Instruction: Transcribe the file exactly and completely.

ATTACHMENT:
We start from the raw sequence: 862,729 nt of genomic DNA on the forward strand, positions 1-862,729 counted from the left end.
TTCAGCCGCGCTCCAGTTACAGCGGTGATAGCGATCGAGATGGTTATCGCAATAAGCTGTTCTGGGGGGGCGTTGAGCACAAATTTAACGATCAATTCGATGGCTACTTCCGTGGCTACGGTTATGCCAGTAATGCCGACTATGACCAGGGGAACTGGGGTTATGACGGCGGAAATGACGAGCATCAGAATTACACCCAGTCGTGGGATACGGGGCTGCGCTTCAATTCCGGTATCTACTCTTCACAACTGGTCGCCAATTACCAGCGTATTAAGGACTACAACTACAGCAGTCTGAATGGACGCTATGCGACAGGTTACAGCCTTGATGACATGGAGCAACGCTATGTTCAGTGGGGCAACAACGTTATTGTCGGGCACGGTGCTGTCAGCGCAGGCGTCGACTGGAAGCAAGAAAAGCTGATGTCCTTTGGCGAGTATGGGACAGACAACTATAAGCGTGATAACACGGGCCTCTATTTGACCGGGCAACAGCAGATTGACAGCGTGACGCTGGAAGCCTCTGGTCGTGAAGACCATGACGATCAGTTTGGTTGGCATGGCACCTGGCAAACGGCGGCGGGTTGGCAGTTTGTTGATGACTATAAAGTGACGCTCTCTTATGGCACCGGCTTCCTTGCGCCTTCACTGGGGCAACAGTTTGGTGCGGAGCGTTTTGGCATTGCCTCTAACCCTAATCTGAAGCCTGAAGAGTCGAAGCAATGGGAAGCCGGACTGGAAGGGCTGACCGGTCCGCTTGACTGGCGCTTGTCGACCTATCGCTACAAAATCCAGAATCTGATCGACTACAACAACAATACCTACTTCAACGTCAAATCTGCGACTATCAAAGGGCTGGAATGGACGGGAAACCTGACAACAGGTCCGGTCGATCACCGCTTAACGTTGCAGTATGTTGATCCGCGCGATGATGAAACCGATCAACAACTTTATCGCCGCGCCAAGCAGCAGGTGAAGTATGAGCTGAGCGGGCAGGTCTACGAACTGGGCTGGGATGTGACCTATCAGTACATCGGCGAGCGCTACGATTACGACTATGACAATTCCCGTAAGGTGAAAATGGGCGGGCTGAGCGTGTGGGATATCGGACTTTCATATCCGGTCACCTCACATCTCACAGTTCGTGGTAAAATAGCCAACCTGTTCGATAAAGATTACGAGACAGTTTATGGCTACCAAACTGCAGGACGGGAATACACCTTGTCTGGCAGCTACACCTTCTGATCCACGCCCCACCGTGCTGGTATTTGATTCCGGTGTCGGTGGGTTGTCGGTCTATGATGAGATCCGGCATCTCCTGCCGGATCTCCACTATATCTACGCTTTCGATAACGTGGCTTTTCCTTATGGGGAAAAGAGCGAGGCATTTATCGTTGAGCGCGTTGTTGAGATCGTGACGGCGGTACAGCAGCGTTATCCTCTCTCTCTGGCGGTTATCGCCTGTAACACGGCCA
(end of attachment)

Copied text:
We start from the raw sequence: 862,729 nt of genomic DNA on the forward strand, positions 1-862,729 counted from the left end.
TTCAGCCGCGCTCCAGTTACAGCGGTGATAGCGATCGAGATGGTTATCGCAATAAGCTGTTCTGGGGGGGCGTTGAGCACAAATTTAACGATCAATTCGATGGCTACTTCCGTGGCTACGGTTATGCCAGTAATGCCGACTATGACCAGGGGAACTGGGGTTATGACGGCGGAAATGACGAGCATCAGAATTACACCCAGTCGTGGGATACGGGGCTGCGCTTCAATTCCGGTATCTACTCTTCACAACTGGTCGCCAATTACCAGCGTATTAAGGACTACAACTACAGCAGTCTGAATGGACGCTATGCGACAGGTTACAGCCTTGATGACATGGAGCAACGCTATGTTCAGTGGGGCAACAACGTTATTGTCGGGCACGGTGCTGTCAGCGCAGGCGTCGACTGGAAGCAAGAAAAGCTGATGTCCTTTGGCGAGTATGGGACAGACAACTATAAGCGTGATAACACGGGCCTCTATTTGACCGGGCAACAGCAGATTGACAGCGTGACGCTGGAAGCCTCTGGTCGTGAAGACCATGACGATCAGTTTGGTTGGCATGGCACCTGGCAAACGGCGGCGGGTTGGCAGTTTGTTGATGACTATAAAGTGACGCTCTCTTATGGCACCGGCTTCCTTGCGCCTTCACTGGGGCAACAGTTTGGTGCGGAGCGTTTTGGCATTGCCTCTAACCCTAATCTGAAGCCTGAAGAGTCGAAGCAATGGGAAGCCGGACTGGAAGGGCTGACCGGTCCGCTTGACTGGCGCTTGTCGACCTATCGCTACAAAATCCAGAATCTGATCGACTACAACAACAATACCTACTTCAACGTCAAATCTGCGACTATCAAAGGGCTGGAATGGACGGGAAACCTGACAACAGGTCCGGTCGATCACCGCTTAACGTTGCAGTATGTTGATCCGCGCGATGATGAAACCGATCAACAACTTTATCGCCGCGCCAAGCAGCAGGTGAAGTATGAGCTGAGCGGGCAGGTCTACGAACTGGGCTGGGATGTGACCTATCAGTACATCGGCGAGCGCTACGATTACGACTATGACAATTCCCGTAAGGTGAAAATGGGCGGGCTGAGCGTGTGGGATATCGGACTTTCATATCCGGTCACCTCACATCTCACAGTTCGTGGTAAAATAGCCAACCTGTTCGATAAAGATTACGAGACAGTTTATGGCTACCAAACTGCAGGACGGGAATACACCTTGTCTGGCAGCTACACCTTCTGATCCACGCCCCACCGTGCTGGTATTTGATTCCGGTGTCGGTGGGTTGTCGGTCTATGATGAGATCCGGCATCTCCTGCCGGATCTCCACTATATCTACGCTTTCGATAACGTGGCTTTTCCTTATGGGGAAAAGAGCGAGGCATTTATCGTTGAGCGCGTTGTTGAGATCGTGACGGCGGTACAGCAGCGTTATCCTCTCTCTCTGGCGGTTATCGCCTGTAACACGGCCA